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Citizenship, Climate Change


3rd, 4th, 5th


Science, Social Studies, Earth and Space Sciences, Civics


60 minutes

Regional Focus

Global, North America, United States, USA - Midwest, Wisconsin, Capital (CESA 2)


Google Docs, Google Slides


This lesson plan is licensed under Creative Commons.

Creative Commons License

Climate Art Lesson: Youth Civic Action

Created By Teachers:
Last Updated:
May 23, 2024
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In this lesson, students learn about youth activists around the world, choose an environmental campaign, and collect data to support their campaign.

Step 1 - Inquire: Students share their concerns about the environment and assess their ability to make change.

Step 2 - Investigate: Students either watch a video about a youth activist in Wisconsin, USA and conduct research on youth activists or listen to a read aloud of the book Old Enough to Save the Planet.

Step 3 - Inspire: Students choose an environmental campaign. Students create a piece of writing about the campaign, create a data collection plan, and collect data.
Accompanying Teaching Materials
Teaching Tips


  • Students are able to share their climate feelings with each other.
  • Students are inspired by youth climate activists around the world.
  • Students collaborate to create a class climate action plan.
  • Students collect data in a real-world context.

Additional Prerequisites

  • This is lesson 4 of 6 in our 3rd-5th grade Art for the Earth unit.
  • Students will need enough iPads or laptops to complete Option #1 in the Investigate section. If there are not enough devices for every student, this can be completed in groups or as a whole class.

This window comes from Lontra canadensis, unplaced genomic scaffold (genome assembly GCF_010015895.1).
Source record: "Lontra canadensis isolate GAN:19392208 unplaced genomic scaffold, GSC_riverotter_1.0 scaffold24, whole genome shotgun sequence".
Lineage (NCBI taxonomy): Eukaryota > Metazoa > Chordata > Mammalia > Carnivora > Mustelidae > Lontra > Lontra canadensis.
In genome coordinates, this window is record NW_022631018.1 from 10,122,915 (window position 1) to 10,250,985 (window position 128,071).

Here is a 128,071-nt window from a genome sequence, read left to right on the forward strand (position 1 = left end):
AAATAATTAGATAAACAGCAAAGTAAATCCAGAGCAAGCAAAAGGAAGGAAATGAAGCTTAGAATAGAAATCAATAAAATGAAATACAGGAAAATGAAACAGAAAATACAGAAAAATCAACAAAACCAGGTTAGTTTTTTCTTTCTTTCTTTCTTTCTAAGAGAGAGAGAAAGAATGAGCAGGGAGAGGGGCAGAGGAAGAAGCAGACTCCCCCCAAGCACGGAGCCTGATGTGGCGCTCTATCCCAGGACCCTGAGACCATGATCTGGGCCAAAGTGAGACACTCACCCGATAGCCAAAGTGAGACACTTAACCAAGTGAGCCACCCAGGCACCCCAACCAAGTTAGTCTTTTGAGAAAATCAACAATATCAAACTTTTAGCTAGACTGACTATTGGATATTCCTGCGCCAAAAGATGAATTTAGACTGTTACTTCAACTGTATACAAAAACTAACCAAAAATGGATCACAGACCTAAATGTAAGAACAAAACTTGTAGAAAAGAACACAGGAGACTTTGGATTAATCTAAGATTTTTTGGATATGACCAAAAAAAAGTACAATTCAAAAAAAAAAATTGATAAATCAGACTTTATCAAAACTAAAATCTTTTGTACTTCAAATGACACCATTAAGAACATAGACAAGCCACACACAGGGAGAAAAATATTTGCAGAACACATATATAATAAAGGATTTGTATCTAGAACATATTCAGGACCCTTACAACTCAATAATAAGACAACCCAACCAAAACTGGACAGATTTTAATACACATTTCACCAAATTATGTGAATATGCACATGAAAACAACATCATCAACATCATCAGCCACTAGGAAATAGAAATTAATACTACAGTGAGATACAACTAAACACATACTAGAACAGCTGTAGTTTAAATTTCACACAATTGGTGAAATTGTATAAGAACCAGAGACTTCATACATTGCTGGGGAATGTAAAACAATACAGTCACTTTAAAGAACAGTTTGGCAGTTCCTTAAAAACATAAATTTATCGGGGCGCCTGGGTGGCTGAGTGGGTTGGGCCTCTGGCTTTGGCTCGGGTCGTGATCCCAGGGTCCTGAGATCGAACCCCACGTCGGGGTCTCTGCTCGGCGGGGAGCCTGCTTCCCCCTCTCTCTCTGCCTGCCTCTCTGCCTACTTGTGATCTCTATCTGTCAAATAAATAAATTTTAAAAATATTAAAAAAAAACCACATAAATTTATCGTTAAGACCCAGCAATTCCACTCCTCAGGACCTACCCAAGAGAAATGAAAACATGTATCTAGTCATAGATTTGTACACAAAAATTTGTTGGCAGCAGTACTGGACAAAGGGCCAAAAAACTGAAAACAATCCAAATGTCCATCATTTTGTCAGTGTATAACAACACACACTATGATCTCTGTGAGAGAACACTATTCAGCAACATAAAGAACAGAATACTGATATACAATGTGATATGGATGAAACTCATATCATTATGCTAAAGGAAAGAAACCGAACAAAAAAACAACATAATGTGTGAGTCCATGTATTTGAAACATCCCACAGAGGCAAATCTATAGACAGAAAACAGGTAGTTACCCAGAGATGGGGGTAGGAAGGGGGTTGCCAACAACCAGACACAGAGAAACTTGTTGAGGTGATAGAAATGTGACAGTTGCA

• Students will need an understanding of how to collect data in a table and the importance of accuracy and consistency in data collection.
  • The Explore Youth Activists Student Document should be printed or shared digitally with the students before class.


  • The Investigate section of this lesson features two options. Choose the one that fits best for your students.
  • Be strategic with partnering and grouping students throughout this lesson. When discussing feelings and ability to make change, it may be best to group students together who have varying levels of interpersonal intelligence, intrapersonal intelligence, and existential intelligence.
  • A talking stick may be a great tool to use when students are choosing the class campaign.
  • The Inspire section calls for data collection. Depending on your campaign, it may be difficult for all students to participate. A select group of students could be the "data collectors" for the class. Another idea is to have students collect data in waves or groups outside of regular class time. Students could then collate the data into one larger data set.
Scientist Notes

This lesson has students identify key environmental problems that concern them, learn from other young environmental activists, evaluate other activists' work, and take action to solve the environmental issues in their community. All materials embedded in the lesson are properly sourced. Accordingly, this lesson has passed our scientific credibility.


This resource addresses the listed standards. To fully meet standards, search for more related resources.

Supporting Standard

  • Science
    • ESS3: Earth and Human Activity
      • 5-ESS3-1. Obtain and combine information about ways individual communities use science ideas to protect the Earth’s resources and environment.

Note On Standards:

This lesson is aligned to SubjectToClimate standards. Review the aligned standards directly in the lesson plan document and teacher slideshow.

Discover more on SubjectToClimate.
Art for the Earth Unit Lesson Plans


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